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Energy Tomorrow Blog

The U.S. as Global Oil Growth Supplier

global energy demand  crude oil supplies  iea  us energy security 

Jessica  Lutz

Jessica Lutz
Posted June 19, 2019

Another big indication of the global impact of the U.S. energy revolution comes in the International Energy Agency’s (IEA) oil market report and its outlook for 2020, which says the United States will be responsible for virtually all of this year’s increase in oil supply. …

The fact that the U.S. is projected to fill this role is significant in terms of global market stability and the world’s security – that is, the United States as this growth supplier, versus less stable and/or less friendly regimes.  


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Natural Gas: The Global Fuel of Choice

natural gas  eia  iea  emission reductions  global energy demand 

Jessica  Lutz

Jessica Lutz
Posted March 26, 2019

Natural gas is playing a lead role in meeting rapidly increasing global energy demand, and its growing use in electricity generation has resulted in significant savings in carbon dioxide emissions worldwide. These points were echoed by the International Energy Agency (IEA) in its Global Energy and CO2 Status Report released this week.

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The Growing Good-News Story on U.S. Natural Gas

natural gas  lng exports  us energy security  trade  economic growth  iea 

Mark Green

Mark Green
Posted March 5, 2019

The International Energy Agency’s Fatih Birol regularly heralds the positive impacts of the American shale energy revolution (see here, here and here). All good, but U.S. shale’s global impact is just now starting to be felt, IEA’s executive director said last week.

During a global markets update at the U.S. Energy Department with Secretary Rick Perry, Birol said the United States will be responsible for about two-thirds of the growth in the global liquefied natural gas (LNG) export market. Of course, this reflects the abundance of domestic natural gas, largely produced from shale formations. Big-time global impact lies ahead, Birol said.  Add to that environmental and climate progress, which we’ll get to in a bit.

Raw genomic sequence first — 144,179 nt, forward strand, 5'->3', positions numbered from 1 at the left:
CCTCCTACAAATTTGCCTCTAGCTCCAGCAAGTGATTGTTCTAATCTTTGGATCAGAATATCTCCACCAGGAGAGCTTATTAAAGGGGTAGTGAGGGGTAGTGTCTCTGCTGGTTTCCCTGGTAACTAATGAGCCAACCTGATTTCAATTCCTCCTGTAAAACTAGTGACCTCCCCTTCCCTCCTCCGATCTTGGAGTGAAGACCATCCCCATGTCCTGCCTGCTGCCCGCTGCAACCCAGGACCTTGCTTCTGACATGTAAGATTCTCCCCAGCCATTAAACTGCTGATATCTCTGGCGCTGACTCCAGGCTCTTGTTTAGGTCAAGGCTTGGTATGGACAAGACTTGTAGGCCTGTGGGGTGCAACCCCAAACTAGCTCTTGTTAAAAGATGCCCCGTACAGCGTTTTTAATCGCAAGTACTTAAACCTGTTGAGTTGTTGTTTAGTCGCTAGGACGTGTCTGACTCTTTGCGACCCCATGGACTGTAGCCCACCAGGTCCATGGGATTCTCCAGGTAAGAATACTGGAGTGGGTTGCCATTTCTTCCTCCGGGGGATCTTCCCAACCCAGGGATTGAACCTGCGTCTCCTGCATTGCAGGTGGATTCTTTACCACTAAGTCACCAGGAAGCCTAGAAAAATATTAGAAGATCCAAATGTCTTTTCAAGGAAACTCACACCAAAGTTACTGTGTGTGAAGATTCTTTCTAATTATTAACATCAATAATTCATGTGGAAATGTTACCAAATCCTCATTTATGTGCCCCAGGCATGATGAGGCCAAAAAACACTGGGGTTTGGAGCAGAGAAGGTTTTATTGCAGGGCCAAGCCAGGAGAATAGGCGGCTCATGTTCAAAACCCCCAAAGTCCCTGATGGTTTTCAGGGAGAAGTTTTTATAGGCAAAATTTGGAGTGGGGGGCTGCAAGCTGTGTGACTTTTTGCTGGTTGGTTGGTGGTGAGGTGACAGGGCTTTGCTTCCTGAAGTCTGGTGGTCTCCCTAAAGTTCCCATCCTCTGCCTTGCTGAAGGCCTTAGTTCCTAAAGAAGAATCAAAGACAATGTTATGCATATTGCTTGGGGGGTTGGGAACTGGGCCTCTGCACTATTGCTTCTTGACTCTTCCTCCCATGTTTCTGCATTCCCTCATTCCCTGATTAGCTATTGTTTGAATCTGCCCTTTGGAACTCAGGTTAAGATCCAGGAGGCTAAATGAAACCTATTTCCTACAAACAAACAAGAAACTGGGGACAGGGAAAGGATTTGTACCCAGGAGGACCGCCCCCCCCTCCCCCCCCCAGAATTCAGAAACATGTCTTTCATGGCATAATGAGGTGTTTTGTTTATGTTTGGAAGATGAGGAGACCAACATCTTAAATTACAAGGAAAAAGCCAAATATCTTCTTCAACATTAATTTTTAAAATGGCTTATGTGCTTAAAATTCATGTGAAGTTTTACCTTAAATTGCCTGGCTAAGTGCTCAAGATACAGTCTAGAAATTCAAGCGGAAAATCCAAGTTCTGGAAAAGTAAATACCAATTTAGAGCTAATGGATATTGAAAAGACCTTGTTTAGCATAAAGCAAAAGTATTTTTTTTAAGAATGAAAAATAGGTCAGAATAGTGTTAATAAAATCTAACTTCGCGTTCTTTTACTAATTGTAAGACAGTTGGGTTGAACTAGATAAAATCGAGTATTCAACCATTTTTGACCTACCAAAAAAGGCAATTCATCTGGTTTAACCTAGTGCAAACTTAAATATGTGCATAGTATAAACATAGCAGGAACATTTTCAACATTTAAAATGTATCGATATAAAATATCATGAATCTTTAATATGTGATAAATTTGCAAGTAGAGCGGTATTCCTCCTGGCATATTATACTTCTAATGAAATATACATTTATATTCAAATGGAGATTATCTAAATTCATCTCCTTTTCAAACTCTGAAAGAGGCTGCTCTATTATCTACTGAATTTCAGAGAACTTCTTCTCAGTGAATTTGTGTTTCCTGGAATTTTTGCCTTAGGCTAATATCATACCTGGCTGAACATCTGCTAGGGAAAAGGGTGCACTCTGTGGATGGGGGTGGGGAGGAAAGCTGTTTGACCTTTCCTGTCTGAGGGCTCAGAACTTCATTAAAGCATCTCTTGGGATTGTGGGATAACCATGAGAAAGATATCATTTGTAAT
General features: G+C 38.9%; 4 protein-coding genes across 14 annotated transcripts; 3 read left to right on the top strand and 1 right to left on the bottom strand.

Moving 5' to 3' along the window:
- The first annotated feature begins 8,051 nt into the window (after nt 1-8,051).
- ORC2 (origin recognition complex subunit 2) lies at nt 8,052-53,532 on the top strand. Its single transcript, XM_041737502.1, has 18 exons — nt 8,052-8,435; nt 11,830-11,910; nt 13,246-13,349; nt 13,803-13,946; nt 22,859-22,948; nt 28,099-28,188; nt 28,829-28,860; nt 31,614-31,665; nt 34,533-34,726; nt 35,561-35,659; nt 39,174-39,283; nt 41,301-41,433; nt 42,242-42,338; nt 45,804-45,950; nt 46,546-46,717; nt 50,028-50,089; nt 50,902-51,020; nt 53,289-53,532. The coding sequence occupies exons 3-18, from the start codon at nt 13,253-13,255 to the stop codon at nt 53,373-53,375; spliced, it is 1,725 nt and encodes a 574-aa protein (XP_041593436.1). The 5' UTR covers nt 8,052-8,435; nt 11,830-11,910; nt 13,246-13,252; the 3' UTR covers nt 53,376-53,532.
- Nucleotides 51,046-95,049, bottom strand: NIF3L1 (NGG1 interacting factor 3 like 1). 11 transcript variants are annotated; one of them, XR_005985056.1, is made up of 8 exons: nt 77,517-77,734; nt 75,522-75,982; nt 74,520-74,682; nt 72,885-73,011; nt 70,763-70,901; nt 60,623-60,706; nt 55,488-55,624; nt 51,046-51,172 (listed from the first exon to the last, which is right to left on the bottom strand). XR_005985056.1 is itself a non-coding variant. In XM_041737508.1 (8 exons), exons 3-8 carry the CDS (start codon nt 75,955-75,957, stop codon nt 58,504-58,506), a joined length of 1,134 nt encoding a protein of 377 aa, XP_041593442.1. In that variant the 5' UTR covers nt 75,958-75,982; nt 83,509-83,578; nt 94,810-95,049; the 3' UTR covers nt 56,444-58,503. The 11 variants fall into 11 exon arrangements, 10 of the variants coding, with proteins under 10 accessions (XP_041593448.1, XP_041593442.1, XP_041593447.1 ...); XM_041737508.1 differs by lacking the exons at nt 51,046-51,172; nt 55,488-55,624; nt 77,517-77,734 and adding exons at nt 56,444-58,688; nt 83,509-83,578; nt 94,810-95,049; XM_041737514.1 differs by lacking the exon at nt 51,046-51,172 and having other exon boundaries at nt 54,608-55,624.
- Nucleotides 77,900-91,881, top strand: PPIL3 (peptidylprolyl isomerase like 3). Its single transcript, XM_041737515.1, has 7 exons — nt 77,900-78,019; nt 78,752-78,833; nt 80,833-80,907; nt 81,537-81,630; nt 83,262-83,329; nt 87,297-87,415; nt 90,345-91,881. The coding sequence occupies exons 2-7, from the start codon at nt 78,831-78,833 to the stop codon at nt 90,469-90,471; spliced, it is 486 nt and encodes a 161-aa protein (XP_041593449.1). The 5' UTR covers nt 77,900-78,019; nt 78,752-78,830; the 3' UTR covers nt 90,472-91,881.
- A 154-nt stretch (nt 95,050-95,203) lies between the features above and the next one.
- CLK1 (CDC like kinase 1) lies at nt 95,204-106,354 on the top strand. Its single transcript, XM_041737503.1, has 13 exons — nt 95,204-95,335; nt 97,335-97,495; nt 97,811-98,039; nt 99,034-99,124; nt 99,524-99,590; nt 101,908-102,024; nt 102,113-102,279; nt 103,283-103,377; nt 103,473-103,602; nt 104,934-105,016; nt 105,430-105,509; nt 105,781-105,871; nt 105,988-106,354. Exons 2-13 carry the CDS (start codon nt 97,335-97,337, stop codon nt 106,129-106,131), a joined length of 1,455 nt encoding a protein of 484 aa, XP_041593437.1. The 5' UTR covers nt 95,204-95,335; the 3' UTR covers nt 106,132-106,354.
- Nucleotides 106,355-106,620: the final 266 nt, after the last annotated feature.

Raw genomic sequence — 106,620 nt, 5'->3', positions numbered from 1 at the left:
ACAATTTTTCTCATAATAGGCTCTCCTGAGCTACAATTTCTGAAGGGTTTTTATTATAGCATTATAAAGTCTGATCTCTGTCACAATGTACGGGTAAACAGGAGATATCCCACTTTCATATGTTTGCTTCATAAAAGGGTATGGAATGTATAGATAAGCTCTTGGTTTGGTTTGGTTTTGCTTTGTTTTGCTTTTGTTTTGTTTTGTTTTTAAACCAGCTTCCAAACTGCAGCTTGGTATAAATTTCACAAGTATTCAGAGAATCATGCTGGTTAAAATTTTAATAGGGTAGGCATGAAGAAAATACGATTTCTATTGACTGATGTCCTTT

Certainly, there’s every reason to believe U.S. natural gas and oil can meet or exceed global expectations. Soaring U.S. crude oil production has increased global supply, supporting the stability of global markets – while reducing weekly U.S. crude imports to their lowest level in 23 years (as of Feb. 22), according to the U.S. Energy Information Administration.

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IEA: Opportunity for U.S. Energy as Global Demand Grows

iea  energy demand  us energy  exports 

Mark Green

Mark Green
Posted November 15, 2017

IEA’s statement above is remarkable. What it means is that the energy security goals U.S. leaders have discussed for more than 40 years appear to be coming into view. Thanks to modern, data analytics-based exploration and production, the United States will produce natural gas and oil at unprecedented levels, decreasing oil imports and growing opportunities for U.S. energy in the global marketplace. 

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EIA Energy 2014 and Beyond

oil and natural gas development  energy supplies  eia  iea  increased access  energy exports 

Mark Green

Mark Green
Posted July 15, 2014

A couple of highlights from the first day of the U.S. Energy Information Administration’s (EIA) annual energy conference, both of which can be used to underscore the need for policies that help sustain and grow America’s energy revolution.